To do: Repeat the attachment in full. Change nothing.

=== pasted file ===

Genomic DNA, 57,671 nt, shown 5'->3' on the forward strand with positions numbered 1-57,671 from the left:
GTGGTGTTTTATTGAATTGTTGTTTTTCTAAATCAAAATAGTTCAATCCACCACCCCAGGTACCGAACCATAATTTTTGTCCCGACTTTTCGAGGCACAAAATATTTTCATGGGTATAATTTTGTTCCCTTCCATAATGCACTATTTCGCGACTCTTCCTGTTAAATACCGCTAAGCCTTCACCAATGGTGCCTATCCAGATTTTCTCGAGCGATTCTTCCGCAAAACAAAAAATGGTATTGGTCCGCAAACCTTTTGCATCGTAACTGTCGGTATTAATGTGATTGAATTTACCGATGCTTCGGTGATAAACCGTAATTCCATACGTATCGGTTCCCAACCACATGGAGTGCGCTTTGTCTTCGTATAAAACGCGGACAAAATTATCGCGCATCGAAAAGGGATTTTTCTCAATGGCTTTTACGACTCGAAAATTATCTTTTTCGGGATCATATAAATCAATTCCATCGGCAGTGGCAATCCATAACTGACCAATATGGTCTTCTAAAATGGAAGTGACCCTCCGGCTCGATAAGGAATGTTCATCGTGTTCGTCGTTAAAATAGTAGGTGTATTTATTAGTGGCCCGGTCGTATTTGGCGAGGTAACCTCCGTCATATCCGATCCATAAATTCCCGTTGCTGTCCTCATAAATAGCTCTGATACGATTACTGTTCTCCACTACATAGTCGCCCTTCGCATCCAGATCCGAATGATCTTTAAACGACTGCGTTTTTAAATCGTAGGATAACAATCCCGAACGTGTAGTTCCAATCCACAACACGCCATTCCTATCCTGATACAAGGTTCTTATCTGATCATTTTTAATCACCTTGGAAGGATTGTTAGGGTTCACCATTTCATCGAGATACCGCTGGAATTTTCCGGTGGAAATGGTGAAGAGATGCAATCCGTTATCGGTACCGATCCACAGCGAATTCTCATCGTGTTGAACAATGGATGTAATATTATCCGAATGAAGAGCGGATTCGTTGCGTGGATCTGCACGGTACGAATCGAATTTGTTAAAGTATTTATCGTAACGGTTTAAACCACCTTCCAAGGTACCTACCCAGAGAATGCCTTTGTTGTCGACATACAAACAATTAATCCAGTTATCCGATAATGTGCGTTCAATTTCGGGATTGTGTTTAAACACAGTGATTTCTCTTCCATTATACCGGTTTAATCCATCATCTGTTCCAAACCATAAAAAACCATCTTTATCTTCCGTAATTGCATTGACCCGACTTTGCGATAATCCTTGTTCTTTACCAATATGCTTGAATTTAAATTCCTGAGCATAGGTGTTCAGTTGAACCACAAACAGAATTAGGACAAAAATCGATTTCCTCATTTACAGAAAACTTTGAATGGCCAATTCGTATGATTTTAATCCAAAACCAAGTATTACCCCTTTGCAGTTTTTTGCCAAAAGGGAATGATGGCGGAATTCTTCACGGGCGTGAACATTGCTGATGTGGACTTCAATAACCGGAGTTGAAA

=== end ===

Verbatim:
Genomic DNA, 57,671 nt, shown 5'->3' on the forward strand with positions numbered 1-57,671 from the left:
GTGGTGTTTTATTGAATTGTTGTTTTTCTAAATCAAAATAGTTCAATCCACCACCCCAGGTACCGAACCATAATTTTTGTCCCGACTTTTCGAGGCACAAAATATTTTCATGGGTATAATTTTGTTCCCTTCCATAATGCACTATTTCGCGACTCTTCCTGTTAAATACCGCTAAGCCTTCACCAATGGTGCCTATCCAGATTTTCTCGAGCGATTCTTCCGCAAAACAAAAAATGGTATTGGTCCGCAAACCTTTTGCATCGTAACTGTCGGTATTAATGTGATTGAATTTACCGATGCTTCGGTGATAAACCGTAATTCCATACGTATCGGTTCCCAACCACATGGAGTGCGCTTTGTCTTCGTATAAAACGCGGACAAAATTATCGCGCATCGAAAAGGGATTTTTCTCAATGGCTTTTACGACTCGAAAATTATCTTTTTCGGGATCATATAAATCAATTCCATCGGCAGTGGCAATCCATAACTGACCAATATGGTCTTCTAAAATGGAAGTGACCCTCCGGCTCGATAAGGAATGTTCATCGTGTTCGTCGTTAAAATAGTAGGTGTATTTATTAGTGGCCCGGTCGTATTTGGCGAGGTAACCTCCGTCATATCCGATCCATAAATTCCCGTTGCTGTCCTCATAAATAGCTCTGATACGATTACTGTTCTCCACTACATAGTCGCCCTTCGCATCCAGATCCGAATGATCTTTAAACGACTGCGTTTTTAAATCGTAGGATAACAATCCCGAACGTGTAGTTCCAATCCACAACACGCCATTCCTATCCTGATACAAGGTTCTTATCTGATCATTTTTAATCACCTTGGAAGGATTGTTAGGGTTCACCATTTCATCGAGATACCGCTGGAATTTTCCGGTGGAAATGGTGAAGAGATGCAATCCGTTATCGGTACCGATCCACAGCGAATTCTCATCGTGTTGAACAATGGATGTAATATTATCCGAATGAAGAGCGGATTCGTTGCGTGGATCTGCACGGTACGAATCGAATTTGTTAAAGTATTTATCGTAACGGTTTAAACCACCTTCCAAGGTACCTACCCAGAGAATGCCTTTGTTGTCGACATACAAACAATTAATCCAGTTATCCGATAATGTGCGTTCAATTTCGGGATTGTGTTTAAACACAGTGATTTCTCTTCCATTATACCGGTTTAATCCATCATCTGTTCCAAACCATAAAAAACCATCTTTATCTTCCGTAATTGCATTGACCCGACTTTGCGATAATCCTTGTTCTTTACCAATATGCTTGAATTTAAATTCCTGAGCATAGGTGTTCAGTTGAACCACAAACAGAATTAGGACAAAAATCGATTTCCTCATTTACAGAAAACTTTGAATGGCCAATTCGTATGATTTTAATCCAAAACCAAGTATTACCCCTTTGCAGTTTTTTGCCAAAAGGGAATGATGGCGGAATTCTTCACGGGCGTGAACATTGCTGATGTGGACTTCAATAACCGGAGTTGAAA